Starring Claire Danes, Catherine O’Hara, Julia Ormond, David Strathairn
Directed by Mick Jackson
Expectations: Moderate. It’s a TV movie, how good can it be?
Going into this one, I had virtually no knowledge of who Temple Grandin is, and I come out of the film filled with respect and admiration. She is a person who refuses to be stopped by a closed door, a brave woman in a world that doesn’t completely understand her. She has accomplished more than most “normal” people despite her autism and must truly be applauded for her work in the fields of autism and animal rights.
Temple Grandin opens with Temple (Claire Danes) coming to live on a ranch with her aunt (Catherine O’Hara) in preparation for her first days at college. Temple is a high-functioning autistic and becomes fascinated with the cattle at the ranch. One day she sees the cattle being put into a machine that holds them still so that they can be inoculated. At first, she is scared of the machine but becomes accepting when she sees that the cow feels comforted by the security it affords. She soon takes to the machine herself, as she avoids almost all physical human contact, and it gives her the security of a hug without the fear of actually touching another person.
I generally stay pretty far from television films based on the ones I’ve seen that have a far inferior set of production values. So it is all the more pleasing to go into Temple Grandin and find that it is in fact better produced then a good majority of the theatrical releases of the past few years. I know that’s a big jump, but it really is incredibly well made. I don’t even have to qualify that with a “for a TV movie” because it goes beyond any petty classification like that. It is a great film that deserves to be seen by any and all interested. It’s a shame that it never got a theatrical release, because I guarantee there would be genuine Oscar buzz for it. It just had a successful run at the Emmy’s and with good reason.
Special mention must be made of Claire Danes as Temple Grandin. She absolutely inhabits the character and is riveting on screen. Her performance lifts the movie up and drives it forward. Instead of becoming the tired autism film I thought it might be, it is thoroughly entertaining and successfully weaves its advocacy of both autism and animal rights deeply within its layers and resists the usual trappings and the urge to be preachy. There is the chance that some might not agree with me on this point because I’m already on board with what they’re selling, but I think it’s safe to say that a majority of people would find it entertaining. My only real problem with the film was that towards the end it seemed to wrap itself up fairly quickly and I wasn’t quite ready for it to be over. I rarely say something like that, so it’s a testament to how entertaining and interesting her story is.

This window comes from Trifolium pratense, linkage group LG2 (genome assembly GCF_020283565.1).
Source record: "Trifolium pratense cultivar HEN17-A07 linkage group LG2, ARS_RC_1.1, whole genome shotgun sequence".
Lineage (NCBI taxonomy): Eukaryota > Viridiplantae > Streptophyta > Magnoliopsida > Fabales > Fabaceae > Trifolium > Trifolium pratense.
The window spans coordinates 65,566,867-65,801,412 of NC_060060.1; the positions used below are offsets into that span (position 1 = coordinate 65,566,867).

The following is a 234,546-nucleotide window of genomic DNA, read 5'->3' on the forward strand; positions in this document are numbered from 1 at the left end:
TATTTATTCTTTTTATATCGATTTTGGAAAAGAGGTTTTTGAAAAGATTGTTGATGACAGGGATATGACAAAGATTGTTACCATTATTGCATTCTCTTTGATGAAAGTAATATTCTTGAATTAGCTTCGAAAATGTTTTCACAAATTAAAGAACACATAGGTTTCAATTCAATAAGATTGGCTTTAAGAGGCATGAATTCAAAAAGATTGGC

Director Mick Jackson absolutely hits a grand slam with this one. His visionary depictions of Temple’s mind manifest themselves on screen and effectively convey her thought process in a matter of moments. In the hands of a lesser person, this could have been an absolute disaster but it is carried out with the utmost care and dedication to the source material. The guy definitely knows how to shoot and edit a picture. Once again, I am saddened by the fact that this was not a theatrical release because I could really see Jackson getting some big props for this come awards time. Another standout aspect of the picture is the score from Alex Wurman. It is the best Philip Glass music I’ve heard that wasn’t composed by Philip Glass. Are all HBO films this good? I might have to start archive digging.
There is a moment towards the end of the film when Temple relates that when she dies, she doesn’t want all of her thoughts and dreams to simply fade away. She wants to have done something with her life that will live on after her own death. This is a theme that comes up throughout the picture, as people die Temple asks where they went. She asks this of animals as well, to the amusement of some. Her question is a valid one though, and one that cannot truthfully be answered. Where we go after death is the ultimate $10 million dollar question because it can never be solved or proved. As her mentor tells her when a horse she loves dies, he lives on in your head. Temple took this to heart and with her work seeks to make others remember her in their own heads. It is a noble pursuit to genuinely try and better yourself and humanity as a whole and I think it’s safe to say that Temple will live on for generations to come in the hearts and minds of those who come in contact with her work. This film will do nothing but further her legacy and introduce an entirely new set of people to her life and work. It is a marvelous film, full of wonderful images and music that I know will live on in my head for a very long time.